As a result of an ever-rising prevalence of addiction and overdose deaths, children have quickly become the invisible victims of the opioid epidemic.
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A crisis of prescription opioid pills and heroin hit Ohio hard, killing thousands. Advocates in southeast Ohio were soon thrown to the frontlines of a problem that seemed to have no end in sight
Rural Women’s Recovery gives hope, care to addicted women
The reason why The Post is focusing on opioids this week.
Several people have made the comment in the past few weeks that I’m now the lame duck of The Post, which is not totally wrong. I have a few short weeks until I graduate, though I’d like to think (and maybe this is the “lame” part) that I’m spending my precious time still devoted to Baker 325.
This much is clear: newsrooms and their editors like to encourage basic civic duties — especially when such civic duties involve being an informed voter, as that usually requires a voter read his or her local newspapers.
Many of us, whether that be student journalists at The Post or any other student at Ohio University, want to believe that we’re innovators, people capable of implementing original ideas in a creative setting.
For the past few months, reporters at The Post have been researching and reporting on how the opioid epidemic came to impact Athens and Ohio University, all for a special issue devoted to the topic that will be published April 13.
I first noticed a BuzzFeed admittance on a lack of newsroom diversity in October 2015 — right after I had started my tenure as editor. It was something that stuck with me: The newsroom’s founder and CEO, Jonah Peretti, published BuzzFeed’s successes and failures in hiring persons of differing ethnic and racial backgrounds, genders and sexual orientations.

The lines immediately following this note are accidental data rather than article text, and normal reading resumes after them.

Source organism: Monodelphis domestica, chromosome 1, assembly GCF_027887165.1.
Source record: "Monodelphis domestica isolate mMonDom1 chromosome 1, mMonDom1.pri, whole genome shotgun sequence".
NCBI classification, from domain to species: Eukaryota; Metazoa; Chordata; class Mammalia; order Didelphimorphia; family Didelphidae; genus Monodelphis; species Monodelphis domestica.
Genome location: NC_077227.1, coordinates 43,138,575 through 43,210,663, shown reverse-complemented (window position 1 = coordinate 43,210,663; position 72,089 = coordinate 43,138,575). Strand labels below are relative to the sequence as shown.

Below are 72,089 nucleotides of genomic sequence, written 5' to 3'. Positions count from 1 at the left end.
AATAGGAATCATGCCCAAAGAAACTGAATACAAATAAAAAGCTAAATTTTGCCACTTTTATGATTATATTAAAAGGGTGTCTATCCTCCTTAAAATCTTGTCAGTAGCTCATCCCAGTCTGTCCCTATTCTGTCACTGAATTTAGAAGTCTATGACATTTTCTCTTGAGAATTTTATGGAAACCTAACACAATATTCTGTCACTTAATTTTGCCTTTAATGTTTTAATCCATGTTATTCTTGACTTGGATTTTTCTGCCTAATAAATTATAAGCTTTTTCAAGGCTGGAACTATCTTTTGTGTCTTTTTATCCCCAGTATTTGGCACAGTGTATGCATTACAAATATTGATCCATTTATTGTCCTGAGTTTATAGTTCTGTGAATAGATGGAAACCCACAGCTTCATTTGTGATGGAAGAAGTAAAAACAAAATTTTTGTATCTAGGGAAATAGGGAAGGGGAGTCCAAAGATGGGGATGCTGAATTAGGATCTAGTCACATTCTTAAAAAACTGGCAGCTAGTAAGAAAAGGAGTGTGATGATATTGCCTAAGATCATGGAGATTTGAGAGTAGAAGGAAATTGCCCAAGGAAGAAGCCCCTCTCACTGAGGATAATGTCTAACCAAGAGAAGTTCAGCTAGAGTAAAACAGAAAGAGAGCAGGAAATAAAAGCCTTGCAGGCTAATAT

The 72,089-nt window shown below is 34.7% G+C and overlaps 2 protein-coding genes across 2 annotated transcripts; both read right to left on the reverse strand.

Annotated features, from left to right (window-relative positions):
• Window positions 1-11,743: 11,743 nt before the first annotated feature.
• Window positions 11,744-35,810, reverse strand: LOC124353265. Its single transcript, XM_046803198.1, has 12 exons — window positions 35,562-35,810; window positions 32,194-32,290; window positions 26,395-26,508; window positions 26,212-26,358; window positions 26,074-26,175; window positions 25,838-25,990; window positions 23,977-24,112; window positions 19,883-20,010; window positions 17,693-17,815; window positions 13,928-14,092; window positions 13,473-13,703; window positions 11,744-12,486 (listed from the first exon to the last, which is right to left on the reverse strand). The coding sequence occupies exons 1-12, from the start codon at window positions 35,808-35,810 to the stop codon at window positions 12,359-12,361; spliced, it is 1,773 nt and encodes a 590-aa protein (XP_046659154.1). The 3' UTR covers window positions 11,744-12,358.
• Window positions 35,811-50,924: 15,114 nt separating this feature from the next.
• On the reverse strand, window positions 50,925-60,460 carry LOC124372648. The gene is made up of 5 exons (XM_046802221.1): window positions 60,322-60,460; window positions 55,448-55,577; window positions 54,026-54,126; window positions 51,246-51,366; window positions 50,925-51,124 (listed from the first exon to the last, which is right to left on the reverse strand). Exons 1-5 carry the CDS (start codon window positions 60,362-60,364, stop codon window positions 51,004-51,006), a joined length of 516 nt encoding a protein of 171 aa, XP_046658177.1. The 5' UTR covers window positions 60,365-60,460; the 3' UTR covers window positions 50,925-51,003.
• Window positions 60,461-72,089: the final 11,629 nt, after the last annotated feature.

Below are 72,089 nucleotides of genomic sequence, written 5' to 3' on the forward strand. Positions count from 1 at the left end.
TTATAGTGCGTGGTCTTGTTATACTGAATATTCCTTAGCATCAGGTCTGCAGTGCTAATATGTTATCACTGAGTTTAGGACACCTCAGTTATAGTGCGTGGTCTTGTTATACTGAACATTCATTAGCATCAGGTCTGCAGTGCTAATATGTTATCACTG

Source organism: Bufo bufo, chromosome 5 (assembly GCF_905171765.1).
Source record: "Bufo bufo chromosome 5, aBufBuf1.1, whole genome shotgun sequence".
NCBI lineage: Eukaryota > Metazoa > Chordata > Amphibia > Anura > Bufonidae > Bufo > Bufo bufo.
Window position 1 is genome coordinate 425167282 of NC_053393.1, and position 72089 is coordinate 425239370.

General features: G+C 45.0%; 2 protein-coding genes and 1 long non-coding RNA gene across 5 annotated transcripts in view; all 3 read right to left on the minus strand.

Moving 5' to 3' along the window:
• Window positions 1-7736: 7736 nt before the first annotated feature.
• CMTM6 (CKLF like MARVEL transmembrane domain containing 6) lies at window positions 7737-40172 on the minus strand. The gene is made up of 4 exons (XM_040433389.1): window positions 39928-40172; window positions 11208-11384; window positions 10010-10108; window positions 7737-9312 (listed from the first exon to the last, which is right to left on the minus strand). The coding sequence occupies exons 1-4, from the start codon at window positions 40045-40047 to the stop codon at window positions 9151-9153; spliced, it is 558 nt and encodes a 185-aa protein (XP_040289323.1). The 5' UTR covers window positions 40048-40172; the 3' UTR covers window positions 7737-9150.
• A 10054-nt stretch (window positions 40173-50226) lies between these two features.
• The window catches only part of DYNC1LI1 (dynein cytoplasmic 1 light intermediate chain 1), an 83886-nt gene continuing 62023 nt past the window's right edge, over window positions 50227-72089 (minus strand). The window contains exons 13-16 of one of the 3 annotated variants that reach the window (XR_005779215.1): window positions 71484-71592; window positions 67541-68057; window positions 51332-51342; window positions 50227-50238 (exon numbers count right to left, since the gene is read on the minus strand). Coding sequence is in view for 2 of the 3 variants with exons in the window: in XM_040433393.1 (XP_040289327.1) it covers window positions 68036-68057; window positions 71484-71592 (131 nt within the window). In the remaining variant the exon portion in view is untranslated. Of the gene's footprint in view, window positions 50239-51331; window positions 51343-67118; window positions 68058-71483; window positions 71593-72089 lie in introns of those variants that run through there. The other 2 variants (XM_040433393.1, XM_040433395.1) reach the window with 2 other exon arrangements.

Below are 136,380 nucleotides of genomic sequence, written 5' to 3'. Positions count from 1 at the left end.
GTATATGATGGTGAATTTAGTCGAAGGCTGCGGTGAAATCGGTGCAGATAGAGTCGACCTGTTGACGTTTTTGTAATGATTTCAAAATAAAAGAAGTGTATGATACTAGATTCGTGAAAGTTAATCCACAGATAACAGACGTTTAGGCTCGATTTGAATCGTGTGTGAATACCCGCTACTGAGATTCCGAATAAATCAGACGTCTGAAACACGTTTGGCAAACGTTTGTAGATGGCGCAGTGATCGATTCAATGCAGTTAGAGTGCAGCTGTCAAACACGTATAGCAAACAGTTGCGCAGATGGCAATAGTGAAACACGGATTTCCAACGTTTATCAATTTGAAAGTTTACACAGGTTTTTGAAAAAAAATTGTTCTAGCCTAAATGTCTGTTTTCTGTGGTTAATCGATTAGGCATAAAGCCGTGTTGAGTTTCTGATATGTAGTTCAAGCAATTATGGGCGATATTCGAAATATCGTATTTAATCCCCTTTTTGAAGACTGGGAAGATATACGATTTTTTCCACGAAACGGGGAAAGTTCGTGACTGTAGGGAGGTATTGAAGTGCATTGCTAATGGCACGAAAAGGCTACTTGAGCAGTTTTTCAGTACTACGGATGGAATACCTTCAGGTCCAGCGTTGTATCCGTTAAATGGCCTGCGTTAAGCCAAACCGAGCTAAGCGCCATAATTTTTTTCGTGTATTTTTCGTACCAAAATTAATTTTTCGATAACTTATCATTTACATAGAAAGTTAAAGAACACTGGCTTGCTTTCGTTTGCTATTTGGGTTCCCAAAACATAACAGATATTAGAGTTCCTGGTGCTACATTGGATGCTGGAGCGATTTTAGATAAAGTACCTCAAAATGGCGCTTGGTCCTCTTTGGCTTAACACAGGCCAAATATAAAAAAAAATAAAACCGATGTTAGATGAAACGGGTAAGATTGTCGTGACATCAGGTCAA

By the evening of Feb. 24, readers of The Post will be made aware of the appointment for the upcoming editor-in-chief for the 2017-18 academic year.
From The Editor’s Desk: Decades of reporting on McDavis, administration bolsters special ‘Post’ edition
Since President Roderick McDavis entered Cutler Hall, ‘Post’ reporters have been there to cover this administration.
As editor of The Post, my heart and soul goes first toward the product. Does that sound neurotic? It should. I am married to this newsroom, and we’re celebrating our four-year anniversary. You can send cake, if you want.
It’s difficult to determine whether there’s a reporter out there who isn’t attempting to cover President Donald Trump’s recent executive order banning travelers from entering the U.S. from Iraq, Iran, Libya, Somalia, Sudan, Syria and Yemen for 90 days, in addition to banning refugee admissions for 120 days and Syrian admissions altogether.
There is no shortage of complex, emotionally heavy topics for a journalist to cover on a college campus.
Ohio University’s campus should have a firm grasp of its interim president by Friday, Jan. 20, when the Board of Trustees is expected to announce a temporary appointment to replace President Roderick McDavis.
New Year’s resolutions can be somewhat trite, and I’m of the personal belief that you should spend the entirety of your existence attempting to better yourself.
There is not usually much time to reflect on a semester well-done — or utterly botched, depending on which stressed-out student you ask — ahead of finals week and the clamor of the holiday season, but I’d like to take a swing at it.
As The Post’s first semester as a print weekly news product (with a new website!) comes to a close, our staff wanted to find a more innovative way to create a final print product that would be primarily based on reader feedback, and would be useful on newsstands while our staff is away on winter break.
Those with wild American ginseng on their woodland property are tasked with combating poachers.
From the editor's desk: ‘Post’ aims to diligently report out election outcome long after Tuesday evening
The Post has been a witness to some of the more historic events on Ohio University’s campus in the past century — presidential visits, elections, protests and celebrations — and I’m prone to believe that both our readers and reporters have benefited from such coverage. When the campus’ opinion has shifted, we have followed that tide diligently.